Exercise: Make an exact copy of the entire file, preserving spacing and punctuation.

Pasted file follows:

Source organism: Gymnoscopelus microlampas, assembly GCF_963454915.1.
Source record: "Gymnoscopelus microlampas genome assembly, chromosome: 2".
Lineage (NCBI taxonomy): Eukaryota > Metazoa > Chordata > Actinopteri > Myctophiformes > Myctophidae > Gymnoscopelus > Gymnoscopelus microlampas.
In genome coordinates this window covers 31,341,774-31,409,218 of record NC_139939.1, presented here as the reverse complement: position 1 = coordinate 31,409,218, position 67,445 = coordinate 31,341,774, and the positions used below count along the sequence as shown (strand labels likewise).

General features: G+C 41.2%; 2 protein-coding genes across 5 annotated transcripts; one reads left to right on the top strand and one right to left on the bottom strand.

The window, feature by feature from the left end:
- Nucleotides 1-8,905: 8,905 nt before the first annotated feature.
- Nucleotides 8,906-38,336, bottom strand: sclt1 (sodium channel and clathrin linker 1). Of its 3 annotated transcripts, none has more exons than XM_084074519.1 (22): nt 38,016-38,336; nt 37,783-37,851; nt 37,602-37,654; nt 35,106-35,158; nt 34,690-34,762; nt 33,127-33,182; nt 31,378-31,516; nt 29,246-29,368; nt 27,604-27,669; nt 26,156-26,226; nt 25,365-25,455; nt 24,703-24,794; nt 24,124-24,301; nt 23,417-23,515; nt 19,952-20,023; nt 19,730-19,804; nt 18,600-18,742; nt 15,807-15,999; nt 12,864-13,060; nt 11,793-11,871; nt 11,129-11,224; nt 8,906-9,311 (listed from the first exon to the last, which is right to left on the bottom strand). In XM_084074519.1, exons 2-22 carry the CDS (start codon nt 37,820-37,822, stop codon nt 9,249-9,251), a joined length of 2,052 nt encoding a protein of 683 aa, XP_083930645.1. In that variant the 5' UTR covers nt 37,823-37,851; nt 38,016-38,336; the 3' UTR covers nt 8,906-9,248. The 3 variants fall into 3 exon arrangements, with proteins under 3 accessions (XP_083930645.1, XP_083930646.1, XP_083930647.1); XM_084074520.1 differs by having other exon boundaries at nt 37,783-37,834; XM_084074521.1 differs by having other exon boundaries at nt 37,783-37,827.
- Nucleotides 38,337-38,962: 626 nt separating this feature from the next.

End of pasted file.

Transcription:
Source organism: Gymnoscopelus microlampas, assembly GCF_963454915.1.
Source record: "Gymnoscopelus microlampas genome assembly, chromosome: 2".
Lineage (NCBI taxonomy): Eukaryota > Metazoa > Chordata > Actinopteri > Myctophiformes > Myctophidae > Gymnoscopelus > Gymnoscopelus microlampas.
In genome coordinates this window covers 31,341,774-31,409,218 of record NC_139939.1, presented here as the reverse complement: position 1 = coordinate 31,409,218, position 67,445 = coordinate 31,341,774, and the positions used below count along the sequence as shown (strand labels likewise).

General features: G+C 41.2%; 2 protein-coding genes across 5 annotated transcripts; one reads left to right on the top strand and one right to left on the bottom strand.

The window, feature by feature from the left end:
- Nucleotides 1-8,905: 8,905 nt before the first annotated feature.
- Nucleotides 8,906-38,336, bottom strand: sclt1 (sodium channel and clathrin linker 1). Of its 3 annotated transcripts, none has more exons than XM_084074519.1 (22): nt 38,016-38,336; nt 37,783-37,851; nt 37,602-37,654; nt 35,106-35,158; nt 34,690-34,762; nt 33,127-33,182; nt 31,378-31,516; nt 29,246-29,368; nt 27,604-27,669; nt 26,156-26,226; nt 25,365-25,455; nt 24,703-24,794; nt 24,124-24,301; nt 23,417-23,515; nt 19,952-20,023; nt 19,730-19,804; nt 18,600-18,742; nt 15,807-15,999; nt 12,864-13,060; nt 11,793-11,871; nt 11,129-11,224; nt 8,906-9,311 (listed from the first exon to the last, which is right to left on the bottom strand). In XM_084074519.1, exons 2-22 carry the CDS (start codon nt 37,820-37,822, stop codon nt 9,249-9,251), a joined length of 2,052 nt encoding a protein of 683 aa, XP_083930645.1. In that variant the 5' UTR covers nt 37,823-37,851; nt 38,016-38,336; the 3' UTR covers nt 8,906-9,248. The 3 variants fall into 3 exon arrangements, with proteins under 3 accessions (XP_083930645.1, XP_083930646.1, XP_083930647.1); XM_084074520.1 differs by having other exon boundaries at nt 37,783-37,834; XM_084074521.1 differs by having other exon boundaries at nt 37,783-37,827.
- Nucleotides 38,337-38,962: 626 nt separating this feature from the next.